It starts Yuen Biao, Ronald Cheng, Philip Ng, and Jiang Luxia. Who now goes by the English name Kitty. I know that because I know her. I know her because I met her when I filmed a scene in this movie.
So let’s talk about objectivity.
First, no one is really objective. It doesn’t work that way. I have a PhD in communications, and I’ll argue this with you all you like. Everyone is subjective.
But let’s look at this movie objectively:
Wong Jing comedy. About vampires. With Yuen Biao. Jiang Luxia and Philip Ng doing action scenes.
Philip Keung Ho Man as a Taoist priest in yellow robes.
And all the related yellow paper, magic, and fun.
Tony Ho and Winnie Leung as a married couple with some serious sexual challenges. Topical local humor. Universally understood dirty jokes. Universally understood cleavage.
An actress who had me asking the question.
And a clumsy white guy who’s there for no good reason.
Other than the director’s largesse.
Objectively, that’s a lot to like.
Except the gweilo. F@#$ him.
I love Wong Jing movies. And I love geung si movies. So I couldn’t be objective anyway.
And if someone does want to f@#$ the gweilo… our lines are open. Offer limited to humans born with and still using vaginas.
In Sifu vs Vampire/天師鬥殭屍, a pair of hapless gangsters named Nicky and Boo, played by Ronald Cheng and Philip Ng, get drawn into a supernatural battle between good and evil. On one side is Charlie, a sifu played by Yuen Biao, and his assistant, played unsmilingly by Jiang Luxia.
She smiles less than my ex-wife. And that’s saying something.
She hits a lot harder too.
But Kitty apologizes afterwards. Good thing I’m not bitter, huh?
Jiang Luxia is dubbed in the movie, which is a little strange at first, but she doesn’t talk much anyway.
Unlike my ex-wife. But never mind.
On the other side of the battle lines, Kelvin Chow (played by Kelvin Kwan, so we know the role was written for him) is experiencing a run of bad luck.
He runs a TV station called AKTV whose license was turned down by the government.
He wants his grandfather’s grave moved to a more auspicious place. But if the casket isn’t buried by sundown, things may go wrong.
Guess what happens?
I was really glad that the scene I’m in was very early in the movie. Because that way I could concentrate on the rest of the movie without waiting to see myself.
That’s not a euphemism.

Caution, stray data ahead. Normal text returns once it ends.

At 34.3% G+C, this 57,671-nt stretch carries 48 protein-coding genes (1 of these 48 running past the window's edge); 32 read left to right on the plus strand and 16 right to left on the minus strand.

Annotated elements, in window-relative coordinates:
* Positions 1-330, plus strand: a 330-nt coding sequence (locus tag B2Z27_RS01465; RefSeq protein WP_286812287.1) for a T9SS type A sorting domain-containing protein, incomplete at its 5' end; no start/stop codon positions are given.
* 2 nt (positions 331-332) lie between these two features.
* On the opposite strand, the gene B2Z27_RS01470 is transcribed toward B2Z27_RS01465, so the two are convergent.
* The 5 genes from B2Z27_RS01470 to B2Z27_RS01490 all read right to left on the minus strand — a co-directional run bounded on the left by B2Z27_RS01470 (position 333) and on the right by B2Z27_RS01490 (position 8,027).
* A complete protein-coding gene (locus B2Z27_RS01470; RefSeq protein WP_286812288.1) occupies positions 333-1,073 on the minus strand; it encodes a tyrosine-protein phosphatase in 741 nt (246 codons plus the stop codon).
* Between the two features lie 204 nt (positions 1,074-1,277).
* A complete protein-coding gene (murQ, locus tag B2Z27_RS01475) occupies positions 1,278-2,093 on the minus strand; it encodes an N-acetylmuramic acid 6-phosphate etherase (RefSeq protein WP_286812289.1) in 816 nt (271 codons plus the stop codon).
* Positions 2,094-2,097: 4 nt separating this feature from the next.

Sifu vs Vampire/天師鬥殭屍 isn’t a serious vampire film. But it had its serious moments. Like many Hong Kong films, it veers between romance, horror, low-brow comedy and action so fast that you run a risk of narrative whiplash.
But it’s an awfully fun ride.
Like Flirting in the Air, Sifu vs Vampire/天師鬥殭屍 has as much chance of playing in China as I do of playing in the WPGA. As a consequence, it frees up the movie to make jokes so explicit I wondered how and why this isn’t Category III. There’s also slapstick humor and some really great insults thrown around.
There are romantic subplots too, and while most of them are played for laughs, there are at two scenes that actually managed to be almost touching. One, a really sweet romantic moment at the end of the movie, in true Wong Jing fashion takes a very un-romantic (but funny) turn.
The use of CGI in the movie makes for a lot of interesting moments. It’s nice to see the geung si genre get an FX update; the effects used here are really nice to look at and they still maintain the tradition.
The cinematography of the movie is the same way. It’s a very modern looking, polished film, but the use of garish colors and dramatic lighting evoke the classic vampire movies of yesteryear.
So does the action. Philip Ng and Kitty Jiang get a few chances to show what they’re capable of in terms of martial arts, and while these scenes aren’t as drawn out as I might like, you can still see their physical capability. It’s hard to explain except to say that their movements are fast, confident, and precise.
It’s very entertaining to watch people do something well.
So what are you doing here?
And just when you think the movie can’t get any more fun, you get to play the official Silver Spleen game Where is Jane Wong?